Russian myth-making about “Ukrainian Nazis” is even older than complaints over NATO expansion and dates all the way back to Soviet World War II propaganda. For decades, Moscow has exaggerated wartime cooperation between Ukrainian nationalist groups and the Third Reich while conveniently ignoring the far more consequential Nazi-Soviet Pact. By conflating Ukraine’s centuries-old liberation movement with Nazism, generations of Kremlin leaders have sought to render Ukrainian national identity toxic in the eyes of domestic and international audiences alike.

Putin’s enthusiasm for the “Nazi Ukraine” trope is very much in line with his broader efforts to place the Soviet World War II experience at the heart of modern Russian identity. Over the past two decades, Putin has turned traditional Russian reverence for the generation who defeated Hitler into a quasi-religious victory cult complete with its own feast days, holy relics, and doctrinal dogmas. This has enabled him to whitewash the crimes of the Soviet era while attacking contemporary adversaries as the spiritual successors to the Nazis. In Putin’s Russia, accusations of Nazism are a routine feature of the public discourse and have been leveled against a dizzying array of individuals, organizations, and entire countries, but Ukraine remains by far the most popular target.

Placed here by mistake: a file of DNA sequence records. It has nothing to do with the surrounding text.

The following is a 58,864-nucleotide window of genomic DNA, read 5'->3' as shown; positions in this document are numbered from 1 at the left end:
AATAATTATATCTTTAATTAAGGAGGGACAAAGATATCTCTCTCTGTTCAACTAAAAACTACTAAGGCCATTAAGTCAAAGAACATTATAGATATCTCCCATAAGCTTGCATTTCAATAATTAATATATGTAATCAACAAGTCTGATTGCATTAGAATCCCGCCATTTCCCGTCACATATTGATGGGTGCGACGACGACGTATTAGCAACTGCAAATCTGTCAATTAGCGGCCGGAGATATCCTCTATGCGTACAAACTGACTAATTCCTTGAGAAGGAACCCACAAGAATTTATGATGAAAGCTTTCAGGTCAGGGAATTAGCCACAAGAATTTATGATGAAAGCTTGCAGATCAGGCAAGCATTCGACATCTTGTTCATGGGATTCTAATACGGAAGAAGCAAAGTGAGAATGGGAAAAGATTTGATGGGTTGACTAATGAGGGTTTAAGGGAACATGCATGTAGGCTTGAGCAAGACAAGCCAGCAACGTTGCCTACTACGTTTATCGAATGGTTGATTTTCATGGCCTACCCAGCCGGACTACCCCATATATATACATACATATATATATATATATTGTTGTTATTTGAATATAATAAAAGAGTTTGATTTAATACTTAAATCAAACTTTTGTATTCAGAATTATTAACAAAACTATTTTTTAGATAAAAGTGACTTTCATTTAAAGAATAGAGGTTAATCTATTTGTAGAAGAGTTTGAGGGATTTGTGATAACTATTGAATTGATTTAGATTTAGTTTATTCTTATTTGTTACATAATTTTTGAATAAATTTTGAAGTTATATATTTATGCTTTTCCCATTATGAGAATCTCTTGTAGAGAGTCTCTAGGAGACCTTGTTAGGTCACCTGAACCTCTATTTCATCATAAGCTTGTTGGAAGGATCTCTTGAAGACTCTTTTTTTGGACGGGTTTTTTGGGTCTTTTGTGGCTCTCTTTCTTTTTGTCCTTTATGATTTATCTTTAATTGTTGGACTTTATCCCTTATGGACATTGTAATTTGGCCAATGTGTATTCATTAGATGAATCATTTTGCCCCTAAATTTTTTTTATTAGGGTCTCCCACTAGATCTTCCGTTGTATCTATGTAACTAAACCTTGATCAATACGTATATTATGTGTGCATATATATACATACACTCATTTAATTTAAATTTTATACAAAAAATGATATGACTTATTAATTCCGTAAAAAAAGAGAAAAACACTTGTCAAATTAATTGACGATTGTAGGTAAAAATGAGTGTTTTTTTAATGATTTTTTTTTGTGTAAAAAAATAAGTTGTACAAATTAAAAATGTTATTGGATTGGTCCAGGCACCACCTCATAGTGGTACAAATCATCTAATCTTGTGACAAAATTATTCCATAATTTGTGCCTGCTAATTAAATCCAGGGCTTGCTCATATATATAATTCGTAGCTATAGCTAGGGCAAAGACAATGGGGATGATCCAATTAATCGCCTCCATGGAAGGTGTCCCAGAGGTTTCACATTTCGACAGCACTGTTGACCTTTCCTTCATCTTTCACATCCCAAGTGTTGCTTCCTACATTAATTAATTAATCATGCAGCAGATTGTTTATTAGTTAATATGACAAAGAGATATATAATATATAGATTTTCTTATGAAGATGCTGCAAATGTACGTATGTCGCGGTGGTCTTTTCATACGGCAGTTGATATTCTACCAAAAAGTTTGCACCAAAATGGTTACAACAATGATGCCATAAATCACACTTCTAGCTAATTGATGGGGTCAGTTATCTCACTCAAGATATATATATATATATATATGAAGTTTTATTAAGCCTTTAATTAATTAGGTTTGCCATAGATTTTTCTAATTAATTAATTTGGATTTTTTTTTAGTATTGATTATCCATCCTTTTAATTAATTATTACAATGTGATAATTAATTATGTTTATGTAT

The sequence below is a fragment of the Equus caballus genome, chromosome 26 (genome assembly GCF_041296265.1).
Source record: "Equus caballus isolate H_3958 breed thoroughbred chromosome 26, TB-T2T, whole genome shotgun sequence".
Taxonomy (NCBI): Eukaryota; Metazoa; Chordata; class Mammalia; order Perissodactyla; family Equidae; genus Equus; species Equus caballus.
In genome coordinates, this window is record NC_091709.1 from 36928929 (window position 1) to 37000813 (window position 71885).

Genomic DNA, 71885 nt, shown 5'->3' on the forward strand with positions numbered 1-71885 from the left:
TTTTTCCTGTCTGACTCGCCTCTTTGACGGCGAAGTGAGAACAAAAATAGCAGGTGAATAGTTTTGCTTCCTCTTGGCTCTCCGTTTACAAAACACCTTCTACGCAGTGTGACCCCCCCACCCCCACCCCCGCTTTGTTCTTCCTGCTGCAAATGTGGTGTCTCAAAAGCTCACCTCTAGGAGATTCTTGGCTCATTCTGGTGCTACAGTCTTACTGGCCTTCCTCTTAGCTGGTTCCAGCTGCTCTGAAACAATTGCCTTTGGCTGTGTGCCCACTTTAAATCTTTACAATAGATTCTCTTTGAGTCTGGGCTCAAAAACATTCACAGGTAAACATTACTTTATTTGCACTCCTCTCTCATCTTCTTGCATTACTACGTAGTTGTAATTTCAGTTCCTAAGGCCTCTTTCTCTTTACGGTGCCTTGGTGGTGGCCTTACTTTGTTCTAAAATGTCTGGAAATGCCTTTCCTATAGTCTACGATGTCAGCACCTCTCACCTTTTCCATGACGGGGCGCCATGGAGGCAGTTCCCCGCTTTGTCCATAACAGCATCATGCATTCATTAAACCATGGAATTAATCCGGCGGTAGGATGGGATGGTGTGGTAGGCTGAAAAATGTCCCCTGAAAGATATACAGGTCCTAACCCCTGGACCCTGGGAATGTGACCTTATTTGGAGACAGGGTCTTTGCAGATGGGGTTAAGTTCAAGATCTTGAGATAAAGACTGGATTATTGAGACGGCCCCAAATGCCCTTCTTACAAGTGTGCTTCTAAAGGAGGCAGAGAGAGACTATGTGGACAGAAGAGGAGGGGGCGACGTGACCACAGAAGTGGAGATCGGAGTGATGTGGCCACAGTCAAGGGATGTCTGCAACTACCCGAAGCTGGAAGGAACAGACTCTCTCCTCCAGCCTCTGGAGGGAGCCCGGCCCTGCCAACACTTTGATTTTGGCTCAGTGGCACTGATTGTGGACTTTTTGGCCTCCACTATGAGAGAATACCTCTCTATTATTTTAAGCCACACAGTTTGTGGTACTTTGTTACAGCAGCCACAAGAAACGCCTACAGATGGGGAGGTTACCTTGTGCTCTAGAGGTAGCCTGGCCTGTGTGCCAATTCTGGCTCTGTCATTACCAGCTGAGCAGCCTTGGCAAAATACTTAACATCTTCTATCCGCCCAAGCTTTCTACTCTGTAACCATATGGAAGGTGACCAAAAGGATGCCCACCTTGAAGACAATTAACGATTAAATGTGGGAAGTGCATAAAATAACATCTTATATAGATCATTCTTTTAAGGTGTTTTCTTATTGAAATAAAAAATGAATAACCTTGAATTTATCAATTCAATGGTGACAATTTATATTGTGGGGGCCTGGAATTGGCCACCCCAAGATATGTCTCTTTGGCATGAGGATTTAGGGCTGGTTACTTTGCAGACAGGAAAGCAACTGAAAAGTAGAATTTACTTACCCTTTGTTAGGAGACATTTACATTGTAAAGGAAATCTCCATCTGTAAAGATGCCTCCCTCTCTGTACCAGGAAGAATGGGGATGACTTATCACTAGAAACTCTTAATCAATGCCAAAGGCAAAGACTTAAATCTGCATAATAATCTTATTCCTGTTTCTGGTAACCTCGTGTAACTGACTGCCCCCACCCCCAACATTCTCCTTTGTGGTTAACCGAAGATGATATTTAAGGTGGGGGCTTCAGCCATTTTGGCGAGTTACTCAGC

The effectiveness of these tactics has always depended heavily on outside ignorance of Ukraine and Russia-centric reporting by Moscow-based international correspondents. Unfortunately for Putin, his invasion has shone an unprecedented media spotlight on Ukraine that has done much to debunk the whole “Nazi Ukraine” narrative.

This was long overdue. Throughout the past 31 years of Ukrainian independence, the far-right has never come close to achieving power in Ukraine and remains significantly less influential than in many other European countries. While far-right candidate Marine Le Pen received 41.45% in France’s 2022 presidential election, the Ukrainian far-right typically struggles to secure low single digit support at the ballot box. During Ukraine’s last presidential election in 2019, the leading nationalist candidate garnered 1.6% of the vote. Months later in the country’s most recent parliamentary election, many of Ukraine’s far-right parties joined forces in a bid to improve their fortunes. This united nationalist platform failed miserably, winning a mere 2.15% of votes.